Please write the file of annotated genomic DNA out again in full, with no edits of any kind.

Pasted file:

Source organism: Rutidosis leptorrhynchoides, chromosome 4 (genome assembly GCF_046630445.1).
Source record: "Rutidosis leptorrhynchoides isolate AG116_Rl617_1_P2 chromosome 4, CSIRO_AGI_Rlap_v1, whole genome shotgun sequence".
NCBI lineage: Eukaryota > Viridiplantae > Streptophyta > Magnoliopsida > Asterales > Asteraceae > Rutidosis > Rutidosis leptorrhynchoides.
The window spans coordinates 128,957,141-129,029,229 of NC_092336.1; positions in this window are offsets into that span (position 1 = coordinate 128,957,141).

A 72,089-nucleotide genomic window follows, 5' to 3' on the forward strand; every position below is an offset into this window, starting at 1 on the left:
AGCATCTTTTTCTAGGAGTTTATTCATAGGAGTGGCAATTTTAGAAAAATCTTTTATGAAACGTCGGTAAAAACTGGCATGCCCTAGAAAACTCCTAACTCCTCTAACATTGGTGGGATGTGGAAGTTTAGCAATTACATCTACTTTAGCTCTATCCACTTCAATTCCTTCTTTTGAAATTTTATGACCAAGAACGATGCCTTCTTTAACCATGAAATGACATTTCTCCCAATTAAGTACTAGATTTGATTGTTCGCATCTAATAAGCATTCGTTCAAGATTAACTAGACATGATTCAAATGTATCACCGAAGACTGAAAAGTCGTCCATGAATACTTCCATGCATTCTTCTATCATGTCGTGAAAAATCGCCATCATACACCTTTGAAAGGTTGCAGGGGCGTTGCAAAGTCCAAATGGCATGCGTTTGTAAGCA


Source organism: Rutidosis leptorrhynchoides, chromosome 4 (genome assembly GCF_046630445.1).
Source record: "Rutidosis leptorrhynchoides isolate AG116_Rl617_1_P2 chromosome 4, CSIRO_AGI_Rlap_v1, whole genome shotgun sequence".
NCBI lineage: Eukaryota > Viridiplantae > Streptophyta > Magnoliopsida > Asterales > Asteraceae > Rutidosis > Rutidosis leptorrhynchoides.
The window spans coordinates 128,957,141-129,029,229 of NC_092336.1; positions in this window are offsets into that span (position 1 = coordinate 128,957,141).

A 72,089-nucleotide genomic window follows, 5' to 3' on the forward strand; every position below is an offset into this window, starting at 1 on the left:
AGCATCTTTTTCTAGGAGTTTATTCATAGGAGTGGCAATTTTAGAAAAATCTTTTATGAAACGTCGGTAAAAACTGGCATGCCCTAGAAAACTCCTAACTCCTCTAACATTGGTGGGATGTGGAAGTTTAGCAATTACATCTACTTTAGCTCTATCCACTTCAATTCCTTCTTTTGAAATTTTATGACCAAGAACGATGCCTTCTTTAACCATGAAATGACATTTCTCCCAATTAAGTACTAGATTTGATTGTTCGCATCTAATAAGCATTCGTTCAAGATTAACTAGACATGATTCAAATGTATCACCGAAGACTGAAAAGTCGTCCATGAATACTTCCATGCATTCTTCTATCATGTCGTGAAAAATCGCCATCATACACCTTTGAAAGGTTGCAGGGGCGTTGCAAAGTCCAAATGGCATGCGTTTGTAAGCA